13. The word of the Lord shall therefore be to them. Although the Prophet repeats the same words, yet the meaning is somewhat different; for, having formerly spoken of voluntary stupidity, he now threatens the punishment of it, namely, that God will strike them with such bewilderment, that they shall be totally deprived of the benefit of saving doctrine, and shall perceive in it nothing but an empty sound. In short, he concludes, from what goes before, that since they had not profited by the word of God, the Jews shall be justly punished for their ingratitude; not that the word shall be taken from them, but that they shall be deprived of sound judgment and understanding, and shall be blind amidst the clearest light. Thus God blinds and hardens the reprobate more and more on account of their disobedience.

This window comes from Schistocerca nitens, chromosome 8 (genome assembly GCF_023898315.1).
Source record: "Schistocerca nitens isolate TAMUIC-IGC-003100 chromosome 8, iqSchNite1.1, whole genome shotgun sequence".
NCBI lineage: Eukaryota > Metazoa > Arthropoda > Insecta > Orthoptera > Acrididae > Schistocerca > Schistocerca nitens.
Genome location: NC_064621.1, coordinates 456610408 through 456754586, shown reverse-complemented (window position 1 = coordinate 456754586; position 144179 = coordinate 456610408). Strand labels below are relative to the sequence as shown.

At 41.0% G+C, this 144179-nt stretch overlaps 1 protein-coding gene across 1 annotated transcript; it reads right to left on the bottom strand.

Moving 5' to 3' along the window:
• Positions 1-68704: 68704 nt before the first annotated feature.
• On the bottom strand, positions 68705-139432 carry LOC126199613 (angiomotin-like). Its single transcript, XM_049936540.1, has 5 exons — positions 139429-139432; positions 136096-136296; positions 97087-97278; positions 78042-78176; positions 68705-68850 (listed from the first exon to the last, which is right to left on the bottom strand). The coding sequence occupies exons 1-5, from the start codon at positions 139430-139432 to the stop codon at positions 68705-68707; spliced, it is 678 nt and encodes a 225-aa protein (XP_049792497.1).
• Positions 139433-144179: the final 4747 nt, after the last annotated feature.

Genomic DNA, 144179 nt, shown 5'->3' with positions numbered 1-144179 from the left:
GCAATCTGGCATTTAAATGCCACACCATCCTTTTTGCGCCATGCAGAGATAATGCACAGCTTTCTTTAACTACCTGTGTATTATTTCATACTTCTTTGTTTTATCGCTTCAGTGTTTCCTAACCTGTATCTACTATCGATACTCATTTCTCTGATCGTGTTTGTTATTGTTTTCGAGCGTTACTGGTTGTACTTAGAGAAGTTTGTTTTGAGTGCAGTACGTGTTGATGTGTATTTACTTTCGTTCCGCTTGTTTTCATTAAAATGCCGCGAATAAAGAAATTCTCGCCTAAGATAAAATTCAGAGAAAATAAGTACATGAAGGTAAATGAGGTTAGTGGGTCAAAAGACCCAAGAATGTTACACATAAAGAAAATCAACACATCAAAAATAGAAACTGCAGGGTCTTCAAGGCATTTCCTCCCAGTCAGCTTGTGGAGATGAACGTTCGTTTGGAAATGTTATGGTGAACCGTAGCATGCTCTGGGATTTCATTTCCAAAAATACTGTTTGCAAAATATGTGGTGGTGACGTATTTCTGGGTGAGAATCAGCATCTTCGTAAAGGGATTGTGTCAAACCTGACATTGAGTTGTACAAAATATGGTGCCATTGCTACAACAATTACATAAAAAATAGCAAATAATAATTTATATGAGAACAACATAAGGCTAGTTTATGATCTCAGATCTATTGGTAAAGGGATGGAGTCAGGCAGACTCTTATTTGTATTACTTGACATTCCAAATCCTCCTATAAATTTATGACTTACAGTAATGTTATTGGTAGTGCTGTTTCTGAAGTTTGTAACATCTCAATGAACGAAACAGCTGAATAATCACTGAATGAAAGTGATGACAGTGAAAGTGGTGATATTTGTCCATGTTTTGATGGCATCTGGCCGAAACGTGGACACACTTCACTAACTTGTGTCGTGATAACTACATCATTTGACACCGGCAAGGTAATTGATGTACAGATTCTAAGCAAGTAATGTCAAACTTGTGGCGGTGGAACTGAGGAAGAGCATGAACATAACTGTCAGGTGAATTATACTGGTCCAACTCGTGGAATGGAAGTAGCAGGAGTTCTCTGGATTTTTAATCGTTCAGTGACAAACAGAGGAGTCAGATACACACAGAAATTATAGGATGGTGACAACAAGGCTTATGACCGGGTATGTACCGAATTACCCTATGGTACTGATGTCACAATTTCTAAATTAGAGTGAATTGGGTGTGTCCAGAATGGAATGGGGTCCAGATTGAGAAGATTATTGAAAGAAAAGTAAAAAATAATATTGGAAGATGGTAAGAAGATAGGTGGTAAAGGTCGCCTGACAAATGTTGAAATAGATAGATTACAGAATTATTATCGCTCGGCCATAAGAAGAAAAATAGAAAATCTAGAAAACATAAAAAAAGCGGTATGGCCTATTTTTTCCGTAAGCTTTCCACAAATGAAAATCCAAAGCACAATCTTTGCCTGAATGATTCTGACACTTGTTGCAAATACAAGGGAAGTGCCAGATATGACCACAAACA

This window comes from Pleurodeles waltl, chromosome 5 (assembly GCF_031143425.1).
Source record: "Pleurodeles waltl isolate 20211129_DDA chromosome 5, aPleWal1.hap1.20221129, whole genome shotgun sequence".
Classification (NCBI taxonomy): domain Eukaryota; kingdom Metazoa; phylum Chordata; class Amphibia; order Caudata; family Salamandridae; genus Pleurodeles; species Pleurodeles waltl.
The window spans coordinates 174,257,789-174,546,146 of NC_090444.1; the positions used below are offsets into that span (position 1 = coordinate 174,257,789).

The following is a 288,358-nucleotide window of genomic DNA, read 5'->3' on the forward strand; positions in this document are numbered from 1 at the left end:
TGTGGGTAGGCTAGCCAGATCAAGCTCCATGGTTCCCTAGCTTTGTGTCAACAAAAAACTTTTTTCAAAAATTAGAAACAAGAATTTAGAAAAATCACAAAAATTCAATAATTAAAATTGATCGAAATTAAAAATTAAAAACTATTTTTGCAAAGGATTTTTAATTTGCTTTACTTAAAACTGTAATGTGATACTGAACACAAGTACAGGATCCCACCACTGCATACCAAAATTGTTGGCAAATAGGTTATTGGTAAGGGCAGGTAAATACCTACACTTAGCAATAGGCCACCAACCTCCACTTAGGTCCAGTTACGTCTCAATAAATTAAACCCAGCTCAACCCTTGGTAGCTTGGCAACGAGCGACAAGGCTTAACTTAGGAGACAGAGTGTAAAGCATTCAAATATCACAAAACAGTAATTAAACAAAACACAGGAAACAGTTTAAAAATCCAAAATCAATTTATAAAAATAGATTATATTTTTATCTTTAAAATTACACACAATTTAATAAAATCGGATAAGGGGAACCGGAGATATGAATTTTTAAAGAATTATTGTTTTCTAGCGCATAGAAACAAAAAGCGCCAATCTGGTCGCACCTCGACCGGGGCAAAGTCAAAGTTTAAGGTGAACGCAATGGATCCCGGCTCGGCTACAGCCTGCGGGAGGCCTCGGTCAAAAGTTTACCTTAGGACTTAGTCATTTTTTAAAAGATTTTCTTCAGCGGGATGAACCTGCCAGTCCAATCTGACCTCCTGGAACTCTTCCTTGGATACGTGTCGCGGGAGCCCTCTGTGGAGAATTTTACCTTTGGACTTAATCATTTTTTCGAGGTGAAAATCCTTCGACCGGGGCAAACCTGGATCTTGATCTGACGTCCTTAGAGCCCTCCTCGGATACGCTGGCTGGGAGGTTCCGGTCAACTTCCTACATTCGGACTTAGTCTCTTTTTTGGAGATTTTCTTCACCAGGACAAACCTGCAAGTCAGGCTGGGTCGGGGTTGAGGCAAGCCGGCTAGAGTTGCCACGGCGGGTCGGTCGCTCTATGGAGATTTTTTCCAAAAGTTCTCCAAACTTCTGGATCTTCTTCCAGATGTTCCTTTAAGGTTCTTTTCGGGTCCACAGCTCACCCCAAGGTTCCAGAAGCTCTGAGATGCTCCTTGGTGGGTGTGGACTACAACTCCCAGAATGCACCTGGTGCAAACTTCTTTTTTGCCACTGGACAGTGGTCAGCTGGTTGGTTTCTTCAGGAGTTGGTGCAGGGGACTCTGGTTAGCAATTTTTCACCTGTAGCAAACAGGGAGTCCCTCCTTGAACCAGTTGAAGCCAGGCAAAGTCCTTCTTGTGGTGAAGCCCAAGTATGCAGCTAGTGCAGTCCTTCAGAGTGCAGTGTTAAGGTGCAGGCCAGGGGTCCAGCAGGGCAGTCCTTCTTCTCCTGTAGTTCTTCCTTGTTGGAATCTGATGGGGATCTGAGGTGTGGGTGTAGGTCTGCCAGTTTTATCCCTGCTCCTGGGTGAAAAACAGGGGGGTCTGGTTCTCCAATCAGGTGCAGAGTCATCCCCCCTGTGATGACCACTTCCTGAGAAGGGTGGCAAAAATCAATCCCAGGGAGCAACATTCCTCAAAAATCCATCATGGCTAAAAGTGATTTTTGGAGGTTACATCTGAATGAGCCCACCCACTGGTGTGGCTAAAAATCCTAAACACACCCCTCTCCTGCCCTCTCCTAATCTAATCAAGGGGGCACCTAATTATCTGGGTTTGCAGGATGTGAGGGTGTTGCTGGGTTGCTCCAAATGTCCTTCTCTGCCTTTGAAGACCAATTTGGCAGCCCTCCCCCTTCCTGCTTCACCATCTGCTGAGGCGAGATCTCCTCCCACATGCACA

Paul quotes this passage (1 Corinthians 14:21) when he reproves the Corinthians for foolish affectation, in consequence of their being so much under the influence of ambition, that they regarded with the highest admiration those who spoke in a foreign tongue, as the common people are accustomed to stare at everything that is unknown and uncommon. This passage in the writings of Paul has been misunderstood, because these words of the Prophet have not been duly weighed. Now, Paul applies these words most appropriately to his object; for he shews that the Corinthians are under the influence of a foolish and absurd admiration, and that they improperly aspire to those things from which they can derive no advantage; in short, that they are “like children, not in malice, but in knowledge and understanding;” that thus they voluntarily draw down on themselves the curse which the Prophet here threatens; and that the word of God becomes to them precept on precept, and they receive no more instruction from it than if a person were to bawl out to them in an unknown tongue. It is the height of madness to bring upon themselves, by idle affectation, that blindness and stupidity which the Lord threatens against obstinate and rebellious men. Paul therefore explains and renders more intelligible this statement made by the Prophet, for he shews that they who abuse the doctrine of salvation do not deserve to make progress in it in any way whatever.